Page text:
Cruising the Outer Islands you encounter the principal island groups of the Amirantes, the Alphonse Group, the Southern Coral Group, the Farquhar Group and Aldabra. Those islands are between 130 and 630 NM from Mahé and much less frequented, yet therefore very unspoilt and special cruising grounds.
Go to the marine parks of Cousin, Aride, Curieuse Marine National Park, Ste. Anne Marine National Park, Ile Coco Marine National Park and St. Pierre. There are specified zones for anchoring and officials will come to the yacht in order to collect the mooring and entrance fees. Entrance fees are from 10 € per person and for anchoring at night from 10 € per yacht are charged
Due to the tropical climate the Seychelles are suited for year-round sailing. The water as well as air temperatures are mostly always between 24° – 32°. The waters are calm because upstream coral reefs are breaking the waves. This makes navigation very easy. There are two main seasons. One from May to October with south-easterly winds. It is dry with only light showers but has stronger winds. The other one from November to March is characterized by weaker north-westerly winds and a bit more rainfall but calmer seas than in the dry season. April is the month in-between seasons and there is next to no wind.
January brings the most rain with an average of 397 mm and June is the driest month with 63 mm on average. If it rains, though, it is mostly over after a few hours and on another part of the island or on another island it will be dry at the same time, so it´s easy to escape the occasional shower. With the exception of the most southerly islands, the Seychelles are outside the range of the cyclone belt and there are no tropical storms.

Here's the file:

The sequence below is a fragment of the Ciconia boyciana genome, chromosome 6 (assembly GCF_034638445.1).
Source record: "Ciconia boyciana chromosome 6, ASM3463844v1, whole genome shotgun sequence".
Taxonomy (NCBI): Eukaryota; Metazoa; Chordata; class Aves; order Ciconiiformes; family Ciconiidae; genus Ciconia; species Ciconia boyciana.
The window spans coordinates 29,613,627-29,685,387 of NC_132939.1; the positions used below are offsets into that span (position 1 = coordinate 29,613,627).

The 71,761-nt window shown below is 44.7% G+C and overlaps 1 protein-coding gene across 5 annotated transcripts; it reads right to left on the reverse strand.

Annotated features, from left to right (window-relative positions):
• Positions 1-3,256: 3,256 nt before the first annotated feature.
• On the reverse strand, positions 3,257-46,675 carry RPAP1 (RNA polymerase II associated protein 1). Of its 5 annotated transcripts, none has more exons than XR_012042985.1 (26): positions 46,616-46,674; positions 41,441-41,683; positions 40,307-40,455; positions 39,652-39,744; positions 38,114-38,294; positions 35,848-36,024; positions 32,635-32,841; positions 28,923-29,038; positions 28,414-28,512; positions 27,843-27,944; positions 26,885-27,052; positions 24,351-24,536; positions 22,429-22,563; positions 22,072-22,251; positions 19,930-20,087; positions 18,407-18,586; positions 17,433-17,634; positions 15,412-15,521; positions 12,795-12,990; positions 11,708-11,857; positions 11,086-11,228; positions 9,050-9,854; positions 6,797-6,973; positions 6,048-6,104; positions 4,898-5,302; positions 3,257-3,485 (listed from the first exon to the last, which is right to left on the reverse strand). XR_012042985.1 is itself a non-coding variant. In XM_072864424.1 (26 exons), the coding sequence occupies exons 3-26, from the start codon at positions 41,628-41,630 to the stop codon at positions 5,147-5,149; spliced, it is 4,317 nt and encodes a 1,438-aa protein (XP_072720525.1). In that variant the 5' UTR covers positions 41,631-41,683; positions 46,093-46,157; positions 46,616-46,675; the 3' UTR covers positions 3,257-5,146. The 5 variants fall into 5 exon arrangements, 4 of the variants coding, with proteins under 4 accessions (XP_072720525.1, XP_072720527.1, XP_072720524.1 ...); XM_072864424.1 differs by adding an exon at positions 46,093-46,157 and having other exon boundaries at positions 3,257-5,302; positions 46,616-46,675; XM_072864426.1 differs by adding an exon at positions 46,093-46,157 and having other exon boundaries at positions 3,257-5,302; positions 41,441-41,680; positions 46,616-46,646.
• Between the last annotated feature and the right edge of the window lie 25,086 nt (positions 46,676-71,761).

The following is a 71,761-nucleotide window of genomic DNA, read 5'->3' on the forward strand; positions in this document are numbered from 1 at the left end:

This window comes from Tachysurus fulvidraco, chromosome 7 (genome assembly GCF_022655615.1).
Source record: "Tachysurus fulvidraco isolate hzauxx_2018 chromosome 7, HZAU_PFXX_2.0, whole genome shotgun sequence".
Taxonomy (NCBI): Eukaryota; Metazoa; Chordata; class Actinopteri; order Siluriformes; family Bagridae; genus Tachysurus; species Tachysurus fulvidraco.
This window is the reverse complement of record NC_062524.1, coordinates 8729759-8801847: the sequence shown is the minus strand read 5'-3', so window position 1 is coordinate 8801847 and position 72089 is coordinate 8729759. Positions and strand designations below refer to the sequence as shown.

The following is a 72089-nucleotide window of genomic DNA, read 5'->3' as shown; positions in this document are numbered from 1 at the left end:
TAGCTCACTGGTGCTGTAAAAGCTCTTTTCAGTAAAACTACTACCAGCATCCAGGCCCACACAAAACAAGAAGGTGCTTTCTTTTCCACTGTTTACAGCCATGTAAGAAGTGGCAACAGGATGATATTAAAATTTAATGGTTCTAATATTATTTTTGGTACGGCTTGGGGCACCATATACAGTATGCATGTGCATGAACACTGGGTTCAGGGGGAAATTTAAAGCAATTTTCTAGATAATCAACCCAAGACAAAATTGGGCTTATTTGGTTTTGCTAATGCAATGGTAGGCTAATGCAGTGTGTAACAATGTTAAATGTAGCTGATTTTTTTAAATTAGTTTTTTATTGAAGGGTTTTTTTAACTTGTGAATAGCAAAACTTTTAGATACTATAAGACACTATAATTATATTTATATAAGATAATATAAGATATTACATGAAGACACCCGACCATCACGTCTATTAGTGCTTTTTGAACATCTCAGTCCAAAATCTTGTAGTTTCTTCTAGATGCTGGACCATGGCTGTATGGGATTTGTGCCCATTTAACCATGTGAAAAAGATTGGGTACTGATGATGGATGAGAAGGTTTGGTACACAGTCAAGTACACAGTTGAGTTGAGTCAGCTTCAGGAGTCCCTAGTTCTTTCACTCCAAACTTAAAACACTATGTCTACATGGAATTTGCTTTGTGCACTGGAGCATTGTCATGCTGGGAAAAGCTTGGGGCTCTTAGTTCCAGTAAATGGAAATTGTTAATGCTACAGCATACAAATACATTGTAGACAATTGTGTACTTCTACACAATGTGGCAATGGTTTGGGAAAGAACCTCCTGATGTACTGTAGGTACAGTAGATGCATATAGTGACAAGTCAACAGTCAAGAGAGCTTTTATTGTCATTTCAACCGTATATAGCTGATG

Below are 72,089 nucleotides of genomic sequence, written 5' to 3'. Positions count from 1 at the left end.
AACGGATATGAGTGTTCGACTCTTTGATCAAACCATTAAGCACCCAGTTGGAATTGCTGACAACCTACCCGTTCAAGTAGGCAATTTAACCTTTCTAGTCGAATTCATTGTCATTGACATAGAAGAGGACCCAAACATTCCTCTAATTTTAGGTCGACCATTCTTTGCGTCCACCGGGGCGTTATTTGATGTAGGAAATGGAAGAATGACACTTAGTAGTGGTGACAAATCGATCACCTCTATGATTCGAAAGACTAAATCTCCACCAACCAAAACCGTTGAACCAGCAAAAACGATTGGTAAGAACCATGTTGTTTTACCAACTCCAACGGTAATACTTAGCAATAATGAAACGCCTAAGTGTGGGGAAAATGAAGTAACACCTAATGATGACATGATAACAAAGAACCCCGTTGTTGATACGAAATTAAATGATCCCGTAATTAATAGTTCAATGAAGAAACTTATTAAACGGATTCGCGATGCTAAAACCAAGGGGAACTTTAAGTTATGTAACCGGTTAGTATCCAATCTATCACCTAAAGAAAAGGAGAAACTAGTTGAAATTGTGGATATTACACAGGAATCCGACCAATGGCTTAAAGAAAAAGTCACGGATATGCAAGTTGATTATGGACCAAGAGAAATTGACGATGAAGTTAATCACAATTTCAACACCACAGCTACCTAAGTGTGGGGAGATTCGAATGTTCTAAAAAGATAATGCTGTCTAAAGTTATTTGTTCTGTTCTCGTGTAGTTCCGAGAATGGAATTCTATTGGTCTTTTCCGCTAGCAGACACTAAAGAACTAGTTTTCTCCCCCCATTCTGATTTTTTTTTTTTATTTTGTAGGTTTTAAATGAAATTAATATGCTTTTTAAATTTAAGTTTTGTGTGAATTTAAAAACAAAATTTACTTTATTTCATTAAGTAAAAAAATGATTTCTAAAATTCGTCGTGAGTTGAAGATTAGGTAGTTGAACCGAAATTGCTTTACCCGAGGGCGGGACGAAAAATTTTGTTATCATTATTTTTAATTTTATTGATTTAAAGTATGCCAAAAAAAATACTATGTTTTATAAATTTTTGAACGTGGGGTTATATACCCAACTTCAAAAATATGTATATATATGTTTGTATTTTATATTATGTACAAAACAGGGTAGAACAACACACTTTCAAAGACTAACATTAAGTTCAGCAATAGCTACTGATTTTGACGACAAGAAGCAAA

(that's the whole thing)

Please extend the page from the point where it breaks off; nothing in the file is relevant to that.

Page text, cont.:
- Average temperature high: March/April 31°
- Average temperature low: July/August 24°
- Strongest winds: South-easterly trade winds May to October, 10 – 20 knots
- Average precipitation high: January 379 mm
- Average precipitation low: June 63 mm
- Average humidity: ca. 80 %
- Average monthly sunshine high: May, 252 hours
- Average monthly sunshine low: January, 153
Visit Praslin and the Vallée de Mai reserve – UNESCO world natural heritage – which is home to the legendary coco de mer palm tree with its huge coconuts that can take up to seven years to mature. There you also encounter some of the rarest bird species in the world and some of the most beautiful beaches in the Seychelles.
Explore Birds´ Island, the northernmost island of the Inner Seychelles. It is situated about 100 km from Mahé and home to the oldest, largest and heaviest turtle in the world which is 170 years old and weighs 300 kg. Hundreds of thousands of birds, some of which belong to very rare species, are nesting there.
Go fly-fishing on the Outer Islands where there are some of the best fishing grounds in the world and you can catch humongous fish in a pristine environment.
Discover La Digue with its lovely architecture. It´s best to rent a bike and cycle round. Visit the stunning beach Anse Source d´Argent that featured in the Bacardi, Raffaelo and other ads with its pink sand and dramatic boulders.
Check out the French colonial architecture, i.e. the historical cemetery with the grave of the legendary pirate Olivier Le Vasseur and the Cathedrale de la Conception Immaculée which is the main cathedral of the Seychelles. There also is a lot of British colonial architecture in Victoria like the clock tower for example. You could visit the botanical gardens as well and learn about the rich local flora.
Drive along the coastal roads of Mahé and explore the varied mix of swanky resorts like Eden Island, sleepy port towns and deserted beaches for the perfect castaway experience. Go up into the mountains to enjoy some stunning views as the one over to Silhouette Island.
You can admire giant turtles in the natural parks. Go snorkeling, diving, kayaking or try any of the other kinds of water sports that are available. Sample the local cuisine. It is a fusion of African, French, British, Indian and Chinese influences and involves a lot of fantastic fresh fish and exotic spices. Explore the nightlife, too. Go to clubs in Victoria and at Beau Vallon Beach and mingle with tourists and sailors from all over the world.